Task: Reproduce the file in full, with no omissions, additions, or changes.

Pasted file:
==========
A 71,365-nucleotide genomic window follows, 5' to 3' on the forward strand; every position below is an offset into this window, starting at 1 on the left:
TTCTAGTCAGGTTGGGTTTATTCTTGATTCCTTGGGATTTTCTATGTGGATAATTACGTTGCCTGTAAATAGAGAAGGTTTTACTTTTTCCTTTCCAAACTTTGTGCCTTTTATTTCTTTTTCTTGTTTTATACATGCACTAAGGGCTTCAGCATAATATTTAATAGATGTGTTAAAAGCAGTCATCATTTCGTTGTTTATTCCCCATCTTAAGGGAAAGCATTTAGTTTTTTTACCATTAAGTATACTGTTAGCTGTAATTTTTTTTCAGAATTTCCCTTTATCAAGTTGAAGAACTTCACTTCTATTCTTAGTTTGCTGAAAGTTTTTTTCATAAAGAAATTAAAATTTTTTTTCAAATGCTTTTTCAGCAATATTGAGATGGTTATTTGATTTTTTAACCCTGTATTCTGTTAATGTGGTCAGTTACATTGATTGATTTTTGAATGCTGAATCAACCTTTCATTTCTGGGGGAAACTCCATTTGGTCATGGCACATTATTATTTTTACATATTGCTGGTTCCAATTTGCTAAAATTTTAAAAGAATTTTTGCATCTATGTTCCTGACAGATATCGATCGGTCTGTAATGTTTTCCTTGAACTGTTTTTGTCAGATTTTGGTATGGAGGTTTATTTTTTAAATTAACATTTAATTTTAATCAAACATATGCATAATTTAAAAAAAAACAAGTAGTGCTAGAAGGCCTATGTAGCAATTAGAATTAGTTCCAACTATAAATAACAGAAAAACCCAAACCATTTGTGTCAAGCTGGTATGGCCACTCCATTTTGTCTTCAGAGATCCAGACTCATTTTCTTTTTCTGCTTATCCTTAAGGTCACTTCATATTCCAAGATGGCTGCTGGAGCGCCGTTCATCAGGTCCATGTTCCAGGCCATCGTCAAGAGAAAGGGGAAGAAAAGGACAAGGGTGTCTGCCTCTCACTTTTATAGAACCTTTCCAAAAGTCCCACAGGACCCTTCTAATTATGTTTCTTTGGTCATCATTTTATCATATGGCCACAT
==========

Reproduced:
A 71,365-nucleotide genomic window follows, 5' to 3' on the forward strand; every position below is an offset into this window, starting at 1 on the left:
TTCTAGTCAGGTTGGGTTTATTCTTGATTCCTTGGGATTTTCTATGTGGATAATTACGTTGCCTGTAAATAGAGAAGGTTTTACTTTTTCCTTTCCAAACTTTGTGCCTTTTATTTCTTTTTCTTGTTTTATACATGCACTAAGGGCTTCAGCATAATATTTAATAGATGTGTTAAAAGCAGTCATCATTTCGTTGTTTATTCCCCATCTTAAGGGAAAGCATTTAGTTTTTTTACCATTAAGTATACTGTTAGCTGTAATTTTTTTTCAGAATTTCCCTTTATCAAGTTGAAGAACTTCACTTCTATTCTTAGTTTGCTGAAAGTTTTTTTCATAAAGAAATTAAAATTTTTTTTCAAATGCTTTTTCAGCAATATTGAGATGGTTATTTGATTTTTTAACCCTGTATTCTGTTAATGTGGTCAGTTACATTGATTGATTTTTGAATGCTGAATCAACCTTTCATTTCTGGGGGAAACTCCATTTGGTCATGGCACATTATTATTTTTACATATTGCTGGTTCCAATTTGCTAAAATTTTAAAAGAATTTTTGCATCTATGTTCCTGACAGATATCGATCGGTCTGTAATGTTTTCCTTGAACTGTTTTTGTCAGATTTTGGTATGGAGGTTTATTTTTTAAATTAACATTTAATTTTAATCAAACATATGCATAATTTAAAAAAAAACAAGTAGTGCTAGAAGGCCTATGTAGCAATTAGAATTAGTTCCAACTATAAATAACAGAAAAACCCAAACCATTTGTGTCAAGCTGGTATGGCCACTCCATTTTGTCTTCAGAGATCCAGACTCATTTTCTTTTTCTGCTTATCCTTAAGGTCACTTCATATTCCAAGATGGCTGCTGGAGCGCCGTTCATCAGGTCCATGTTCCAGGCCATCGTCAAGAGAAAGGGGAAGAAAAGGACAAGGGTGTCTGCCTCTCACTTTTATAGAACCTTTCCAAAAGTCCCACAGGACCCTTCTAATTATGTTTCTTTGGTCATCATTTTATCATATGGCCACAT